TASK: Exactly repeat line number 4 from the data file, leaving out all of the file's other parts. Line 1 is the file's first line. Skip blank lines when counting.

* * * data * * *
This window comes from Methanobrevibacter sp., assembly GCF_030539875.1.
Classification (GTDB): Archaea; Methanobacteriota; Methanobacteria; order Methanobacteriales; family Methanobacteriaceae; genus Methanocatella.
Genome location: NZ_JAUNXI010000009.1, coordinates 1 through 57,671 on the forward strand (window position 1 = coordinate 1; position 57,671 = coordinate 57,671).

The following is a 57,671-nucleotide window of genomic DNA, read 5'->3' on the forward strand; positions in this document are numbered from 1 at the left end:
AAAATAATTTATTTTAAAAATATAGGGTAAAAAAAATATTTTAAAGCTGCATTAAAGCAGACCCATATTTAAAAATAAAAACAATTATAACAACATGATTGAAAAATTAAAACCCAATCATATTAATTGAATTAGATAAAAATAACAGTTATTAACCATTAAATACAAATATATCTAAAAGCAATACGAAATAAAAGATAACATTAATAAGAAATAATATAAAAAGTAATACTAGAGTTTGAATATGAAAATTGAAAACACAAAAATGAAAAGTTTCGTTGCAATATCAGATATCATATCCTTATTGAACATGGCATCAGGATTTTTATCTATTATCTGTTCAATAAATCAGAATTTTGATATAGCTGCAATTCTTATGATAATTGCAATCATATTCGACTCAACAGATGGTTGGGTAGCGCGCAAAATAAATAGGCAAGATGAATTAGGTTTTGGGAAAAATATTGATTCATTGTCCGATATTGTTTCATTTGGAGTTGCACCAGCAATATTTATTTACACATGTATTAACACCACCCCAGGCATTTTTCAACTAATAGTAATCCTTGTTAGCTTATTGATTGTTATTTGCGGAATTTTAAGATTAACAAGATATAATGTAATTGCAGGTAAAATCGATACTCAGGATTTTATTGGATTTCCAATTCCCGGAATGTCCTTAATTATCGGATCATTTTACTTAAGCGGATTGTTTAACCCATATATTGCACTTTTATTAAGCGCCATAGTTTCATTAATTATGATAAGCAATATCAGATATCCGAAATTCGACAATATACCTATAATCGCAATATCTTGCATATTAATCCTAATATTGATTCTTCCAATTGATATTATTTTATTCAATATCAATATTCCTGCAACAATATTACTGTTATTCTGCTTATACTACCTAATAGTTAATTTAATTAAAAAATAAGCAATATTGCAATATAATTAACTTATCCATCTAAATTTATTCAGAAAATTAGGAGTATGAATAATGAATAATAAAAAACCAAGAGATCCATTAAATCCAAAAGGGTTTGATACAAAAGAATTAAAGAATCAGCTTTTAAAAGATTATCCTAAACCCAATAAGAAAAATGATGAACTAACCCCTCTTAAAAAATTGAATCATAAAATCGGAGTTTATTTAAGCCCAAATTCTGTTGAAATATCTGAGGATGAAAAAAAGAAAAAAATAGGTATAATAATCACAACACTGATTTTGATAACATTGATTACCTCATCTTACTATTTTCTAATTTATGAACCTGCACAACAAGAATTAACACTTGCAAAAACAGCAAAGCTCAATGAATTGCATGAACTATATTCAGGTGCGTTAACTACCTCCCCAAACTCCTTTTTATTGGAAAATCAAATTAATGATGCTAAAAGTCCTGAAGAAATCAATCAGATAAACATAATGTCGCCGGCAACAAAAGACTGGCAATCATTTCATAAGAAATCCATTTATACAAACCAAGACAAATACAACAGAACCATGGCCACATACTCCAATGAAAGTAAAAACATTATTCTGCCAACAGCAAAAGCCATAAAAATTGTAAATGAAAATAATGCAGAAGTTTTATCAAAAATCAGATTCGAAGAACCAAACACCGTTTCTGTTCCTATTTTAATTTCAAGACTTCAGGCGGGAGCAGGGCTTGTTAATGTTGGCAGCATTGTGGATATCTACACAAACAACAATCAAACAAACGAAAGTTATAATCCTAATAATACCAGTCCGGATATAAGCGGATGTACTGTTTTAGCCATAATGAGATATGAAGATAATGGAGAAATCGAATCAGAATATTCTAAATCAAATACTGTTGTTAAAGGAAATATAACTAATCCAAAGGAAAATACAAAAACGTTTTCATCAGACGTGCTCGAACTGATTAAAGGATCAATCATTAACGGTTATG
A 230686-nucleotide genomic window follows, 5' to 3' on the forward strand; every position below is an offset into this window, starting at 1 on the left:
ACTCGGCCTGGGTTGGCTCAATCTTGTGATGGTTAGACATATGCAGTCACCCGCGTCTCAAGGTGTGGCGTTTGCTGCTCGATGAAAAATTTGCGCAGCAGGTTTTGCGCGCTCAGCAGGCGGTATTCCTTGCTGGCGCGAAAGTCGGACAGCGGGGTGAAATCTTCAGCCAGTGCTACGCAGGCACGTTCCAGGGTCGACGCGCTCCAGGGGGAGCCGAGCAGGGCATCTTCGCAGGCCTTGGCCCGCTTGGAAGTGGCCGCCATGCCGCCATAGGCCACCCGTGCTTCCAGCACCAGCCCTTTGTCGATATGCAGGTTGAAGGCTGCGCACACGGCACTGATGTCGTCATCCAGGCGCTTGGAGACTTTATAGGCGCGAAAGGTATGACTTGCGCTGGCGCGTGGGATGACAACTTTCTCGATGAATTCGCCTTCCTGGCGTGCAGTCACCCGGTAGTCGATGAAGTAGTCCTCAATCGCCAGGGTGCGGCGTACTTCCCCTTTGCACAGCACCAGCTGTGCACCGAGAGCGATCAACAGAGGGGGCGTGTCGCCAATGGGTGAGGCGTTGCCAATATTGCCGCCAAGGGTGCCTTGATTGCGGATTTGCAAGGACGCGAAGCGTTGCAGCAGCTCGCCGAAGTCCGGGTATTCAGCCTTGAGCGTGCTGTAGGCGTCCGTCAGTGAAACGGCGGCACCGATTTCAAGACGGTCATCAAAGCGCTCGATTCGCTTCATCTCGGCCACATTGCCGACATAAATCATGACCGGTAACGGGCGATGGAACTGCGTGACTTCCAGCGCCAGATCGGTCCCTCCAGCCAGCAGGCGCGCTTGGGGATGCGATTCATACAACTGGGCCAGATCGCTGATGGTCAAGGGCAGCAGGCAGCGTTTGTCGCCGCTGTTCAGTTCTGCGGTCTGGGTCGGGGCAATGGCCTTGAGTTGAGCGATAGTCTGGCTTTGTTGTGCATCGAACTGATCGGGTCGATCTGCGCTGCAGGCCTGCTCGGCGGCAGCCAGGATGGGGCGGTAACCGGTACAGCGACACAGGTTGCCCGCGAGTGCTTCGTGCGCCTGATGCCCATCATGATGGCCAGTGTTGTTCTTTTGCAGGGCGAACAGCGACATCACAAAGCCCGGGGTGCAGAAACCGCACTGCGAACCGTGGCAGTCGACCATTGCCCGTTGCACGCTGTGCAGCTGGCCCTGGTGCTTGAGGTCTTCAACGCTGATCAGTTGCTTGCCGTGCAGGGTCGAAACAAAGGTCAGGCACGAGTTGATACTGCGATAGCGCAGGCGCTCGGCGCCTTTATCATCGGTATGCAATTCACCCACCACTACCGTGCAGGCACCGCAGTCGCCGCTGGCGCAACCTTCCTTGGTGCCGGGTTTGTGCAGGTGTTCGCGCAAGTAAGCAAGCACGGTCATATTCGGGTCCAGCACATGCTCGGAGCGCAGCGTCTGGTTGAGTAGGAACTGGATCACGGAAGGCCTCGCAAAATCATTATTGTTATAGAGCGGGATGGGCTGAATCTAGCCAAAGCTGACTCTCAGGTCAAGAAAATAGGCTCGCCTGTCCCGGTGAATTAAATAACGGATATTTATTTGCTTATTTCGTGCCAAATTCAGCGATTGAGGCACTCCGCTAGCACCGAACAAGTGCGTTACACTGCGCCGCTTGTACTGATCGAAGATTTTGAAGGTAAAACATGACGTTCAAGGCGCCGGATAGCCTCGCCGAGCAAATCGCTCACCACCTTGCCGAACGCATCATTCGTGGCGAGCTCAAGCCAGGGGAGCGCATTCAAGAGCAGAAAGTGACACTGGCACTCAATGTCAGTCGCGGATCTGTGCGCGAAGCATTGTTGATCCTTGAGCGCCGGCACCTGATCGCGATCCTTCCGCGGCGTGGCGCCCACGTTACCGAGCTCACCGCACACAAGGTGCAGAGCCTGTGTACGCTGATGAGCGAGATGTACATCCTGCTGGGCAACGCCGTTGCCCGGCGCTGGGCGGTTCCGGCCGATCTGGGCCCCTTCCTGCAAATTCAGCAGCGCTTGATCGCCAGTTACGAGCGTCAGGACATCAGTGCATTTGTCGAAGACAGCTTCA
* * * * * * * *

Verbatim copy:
The following is a 57,671-nucleotide window of genomic DNA, read 5'->3' on the forward strand; positions in this document are numbered from 1 at the left end: